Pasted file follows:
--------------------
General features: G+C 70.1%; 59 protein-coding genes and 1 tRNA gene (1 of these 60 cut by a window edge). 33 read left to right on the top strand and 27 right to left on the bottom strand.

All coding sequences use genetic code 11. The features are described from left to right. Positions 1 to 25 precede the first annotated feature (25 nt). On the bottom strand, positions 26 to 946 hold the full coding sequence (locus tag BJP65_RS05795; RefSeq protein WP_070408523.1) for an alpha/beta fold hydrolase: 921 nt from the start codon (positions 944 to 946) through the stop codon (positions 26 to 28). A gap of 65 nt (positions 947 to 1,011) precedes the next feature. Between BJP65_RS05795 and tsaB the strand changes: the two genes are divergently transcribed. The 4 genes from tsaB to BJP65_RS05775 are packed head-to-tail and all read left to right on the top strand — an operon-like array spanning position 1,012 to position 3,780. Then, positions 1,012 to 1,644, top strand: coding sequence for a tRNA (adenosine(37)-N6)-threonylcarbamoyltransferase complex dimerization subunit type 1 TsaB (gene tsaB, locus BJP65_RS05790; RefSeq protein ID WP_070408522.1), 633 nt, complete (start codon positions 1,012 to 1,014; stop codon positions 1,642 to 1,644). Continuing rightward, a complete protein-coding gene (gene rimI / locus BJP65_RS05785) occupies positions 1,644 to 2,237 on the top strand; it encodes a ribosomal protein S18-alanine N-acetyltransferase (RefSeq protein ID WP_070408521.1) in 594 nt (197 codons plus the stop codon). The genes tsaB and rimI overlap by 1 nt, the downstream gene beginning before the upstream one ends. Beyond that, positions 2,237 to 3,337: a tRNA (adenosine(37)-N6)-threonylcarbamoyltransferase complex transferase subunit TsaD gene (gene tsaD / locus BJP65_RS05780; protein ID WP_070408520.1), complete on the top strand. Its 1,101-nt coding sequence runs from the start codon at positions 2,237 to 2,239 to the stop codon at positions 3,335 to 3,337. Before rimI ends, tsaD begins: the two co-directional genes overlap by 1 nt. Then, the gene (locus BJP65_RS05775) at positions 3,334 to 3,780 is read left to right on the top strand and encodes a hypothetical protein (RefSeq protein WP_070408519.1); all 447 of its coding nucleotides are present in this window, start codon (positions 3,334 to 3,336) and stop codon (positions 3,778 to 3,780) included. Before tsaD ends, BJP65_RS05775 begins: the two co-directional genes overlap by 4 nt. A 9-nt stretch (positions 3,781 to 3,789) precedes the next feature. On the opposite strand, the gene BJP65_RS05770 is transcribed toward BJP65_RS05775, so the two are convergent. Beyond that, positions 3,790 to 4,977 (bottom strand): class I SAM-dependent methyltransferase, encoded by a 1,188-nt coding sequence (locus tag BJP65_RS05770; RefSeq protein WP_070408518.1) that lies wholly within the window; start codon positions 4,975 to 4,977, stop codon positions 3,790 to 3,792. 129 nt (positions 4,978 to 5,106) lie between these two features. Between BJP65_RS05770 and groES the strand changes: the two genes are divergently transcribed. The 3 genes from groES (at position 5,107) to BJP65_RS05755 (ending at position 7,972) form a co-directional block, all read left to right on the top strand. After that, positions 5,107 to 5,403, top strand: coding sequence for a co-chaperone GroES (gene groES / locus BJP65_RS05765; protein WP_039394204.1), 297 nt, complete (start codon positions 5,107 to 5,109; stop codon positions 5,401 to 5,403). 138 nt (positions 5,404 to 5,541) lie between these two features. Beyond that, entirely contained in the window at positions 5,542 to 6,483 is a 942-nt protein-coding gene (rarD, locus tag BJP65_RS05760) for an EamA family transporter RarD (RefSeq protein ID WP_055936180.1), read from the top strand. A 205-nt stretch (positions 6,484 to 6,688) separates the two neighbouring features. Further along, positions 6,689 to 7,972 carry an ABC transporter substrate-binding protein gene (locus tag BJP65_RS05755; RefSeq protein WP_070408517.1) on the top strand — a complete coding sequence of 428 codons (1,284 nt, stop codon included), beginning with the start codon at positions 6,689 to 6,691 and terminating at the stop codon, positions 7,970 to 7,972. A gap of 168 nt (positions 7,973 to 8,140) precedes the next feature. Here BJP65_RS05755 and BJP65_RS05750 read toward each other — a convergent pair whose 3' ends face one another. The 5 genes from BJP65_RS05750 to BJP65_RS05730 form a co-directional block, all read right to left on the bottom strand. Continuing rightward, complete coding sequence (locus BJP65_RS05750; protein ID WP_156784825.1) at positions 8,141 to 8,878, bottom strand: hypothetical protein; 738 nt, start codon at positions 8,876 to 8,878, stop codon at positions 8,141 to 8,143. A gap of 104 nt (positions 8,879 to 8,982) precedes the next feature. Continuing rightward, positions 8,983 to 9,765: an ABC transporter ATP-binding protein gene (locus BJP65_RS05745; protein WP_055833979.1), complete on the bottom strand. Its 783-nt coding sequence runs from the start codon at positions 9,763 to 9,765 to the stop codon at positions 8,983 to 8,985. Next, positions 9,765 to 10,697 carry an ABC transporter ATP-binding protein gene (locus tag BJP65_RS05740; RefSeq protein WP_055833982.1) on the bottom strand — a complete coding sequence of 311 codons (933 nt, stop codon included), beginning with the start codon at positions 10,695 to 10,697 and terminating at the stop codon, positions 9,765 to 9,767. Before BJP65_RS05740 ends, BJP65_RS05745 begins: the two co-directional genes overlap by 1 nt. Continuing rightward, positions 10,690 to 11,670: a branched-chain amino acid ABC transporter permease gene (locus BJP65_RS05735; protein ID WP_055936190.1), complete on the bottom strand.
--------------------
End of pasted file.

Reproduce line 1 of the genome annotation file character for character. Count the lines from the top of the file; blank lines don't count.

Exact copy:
General features: G+C 70.1%; 59 protein-coding genes and 1 tRNA gene (1 of these 60 cut by a window edge). 33 read left to right on the top strand and 27 right to left on the bottom strand.